Over the last two centuries, the Western church has languished under an intense pressure to be relevant within a society that has become more and more leery of absolute truth. Authority is mocked, and relativism is embraced. Many churches have mitigated the truth of God’s Word in order not to offend “cultural sensitivities.” Rather than shaping the culture by the truth, culture has shaped the message proclaimed by the church. Francis Schaeffer spoke of the declension in this way:
The tragedy of our situation today is that men and women are being fundamentally affected by the new way of looking at truth and yet they have never even analyzed the drift which has taken place. Young people from Christian homes are brought up in the old framework of truth. Then they are subjected to the modern framework. In time they become confused because they do not understand the alternatives with which they are being presented. Confusion becomes bewilderment, and before long they are overwhelmed. This is unhappily true not only of young people, but of many pastors, Christian educators, evangelists and missionaries as well.
… The floodwaters of secular thought and new theology overwhelmed the Church because the leaders did not understand the importance of combating a false set of presuppositions.
According to Schaeffer, the proclamation of the “truth” from many churches in the late twentieth century was ineffective because it was bifurcated from reality. Not only was there a lack of understanding of the truth, but there also was a subtle skepticism regarding the authority of the truth. Regarding Scripture as authoritative was taboo for a society that was questioning foundations of truth. But if truth is being questioned, then the authority of truth has already become relative. Today, we are reaping the consequence. Western society has rejected absolute truth, and many pulpits openly flaunt their disregard for God’s Word.
The surrounding culture may reject absolute truth, even all authority, but that reality should inspire the Church to more faithfully proclaim the Gospel as the only truth that will address the brokenness of this world. In an attempt to refocus evangelical preaching, Bryan Chapell, in his book, Christ-Centered Preaching, states that one of the strongest opponents of gospel proclamation is the “erosion of authority.” As a result, “our culture and the church are desperate for dependable truths that address the brokenness of the world this loss of authority accentuates.”
An unspoken question for mankind has been and will always be, “What is ‘my’ purpose?” The Church has been given the answer, and she needs to boldly proclaim it unashamedly. For if we believe truly that the chief end of man is to glorify God and enjoy Him forever, the message of the Gospel is certainly the most relevant truth that can be declared to postmodern mankind.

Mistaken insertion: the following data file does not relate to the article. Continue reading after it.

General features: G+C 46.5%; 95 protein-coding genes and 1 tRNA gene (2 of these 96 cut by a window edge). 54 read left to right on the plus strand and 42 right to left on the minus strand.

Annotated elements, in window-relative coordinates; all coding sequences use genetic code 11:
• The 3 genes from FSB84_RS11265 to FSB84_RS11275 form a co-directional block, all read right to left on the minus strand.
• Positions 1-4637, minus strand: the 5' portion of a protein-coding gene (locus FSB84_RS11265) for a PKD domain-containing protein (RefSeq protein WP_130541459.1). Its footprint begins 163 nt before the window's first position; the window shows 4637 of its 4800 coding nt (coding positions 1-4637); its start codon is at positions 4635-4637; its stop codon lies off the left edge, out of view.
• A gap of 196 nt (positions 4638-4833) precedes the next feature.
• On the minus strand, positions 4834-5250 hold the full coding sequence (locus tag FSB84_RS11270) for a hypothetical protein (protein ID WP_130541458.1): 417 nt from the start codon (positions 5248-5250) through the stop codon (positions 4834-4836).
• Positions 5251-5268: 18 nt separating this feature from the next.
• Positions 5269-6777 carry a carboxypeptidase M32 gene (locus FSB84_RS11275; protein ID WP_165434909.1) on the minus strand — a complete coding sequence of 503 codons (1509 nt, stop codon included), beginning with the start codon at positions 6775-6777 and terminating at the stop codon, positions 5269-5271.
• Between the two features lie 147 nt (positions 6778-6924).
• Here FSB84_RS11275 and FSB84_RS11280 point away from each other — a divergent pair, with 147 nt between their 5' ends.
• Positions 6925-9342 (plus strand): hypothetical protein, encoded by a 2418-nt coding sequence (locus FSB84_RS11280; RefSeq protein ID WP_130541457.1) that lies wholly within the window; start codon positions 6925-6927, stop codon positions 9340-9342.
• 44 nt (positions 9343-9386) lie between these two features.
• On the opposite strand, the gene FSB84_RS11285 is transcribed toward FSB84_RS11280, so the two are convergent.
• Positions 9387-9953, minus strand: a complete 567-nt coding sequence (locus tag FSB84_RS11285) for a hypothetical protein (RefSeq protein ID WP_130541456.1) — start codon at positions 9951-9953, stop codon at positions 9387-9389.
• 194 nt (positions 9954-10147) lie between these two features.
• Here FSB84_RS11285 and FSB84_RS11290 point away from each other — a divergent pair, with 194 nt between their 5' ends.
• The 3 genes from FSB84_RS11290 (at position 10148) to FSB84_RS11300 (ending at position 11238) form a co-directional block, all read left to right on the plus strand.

Yet, if these foundational truths are not proclaimed, then authentic vibrant worship is sure to wane. And if authentic worship is absent from our churches, the world will see our hypocrisy and lack of authenticity.
Prior to his death in 1963, A. W. Tozer expressed concern that “worship acceptable to God is the missing crown jewel in evangelical Christianity.” Thirty-six years later, Marva J. Dawn reiterated the same concern within her book, A Royal “Waste” of Time:
My primary concern in various churches’ and denominations’ struggle over worship is that so many decisions are being based on criteria other than the most essential—namely, that God be the Subject and Object, the Infinite Center, or our worship.
An adherence to the truth—to the gospel—facilitates true worship. Rejection of the truth for the sake of becoming relevant to society results in false worship and the promotion of unbiblical religious practice. How then can this error be prevented or corrected within the church? First, the church must not seek relevance within culture on conditions set by the pervasive ideologies of the day. And secondly, the church must begin to proclaim more fervently a true knowledge of God as revealed in Holy Scripture. We will explore these remedies in part two of this post later this week.
Brian Pinney is the BibleMesh administrator.
 Francis Schaeffer, The God Who Is There (Downers Grove: Inter-Varsity Press, 1972), 13. Cited on Kairos Journal, “The Lost Concept of Truth?”
 Ibid., 15.
 Bryan Chapell, Christ-Centered Preaching (Grand Rapids: Baker Books, 1994), 11.
 Westminster Shorter Catechism, Question #1.
 A. W. Tozer, Whatever Happened to Worship? ed. Gerald B. Smith, (Camp Hill, PA: Christian Publications, 1985), 7.
 Marva J. Dawn, A Royal “Waste” of Time (Grand Rapids: Eerdmanns, 1999), 8.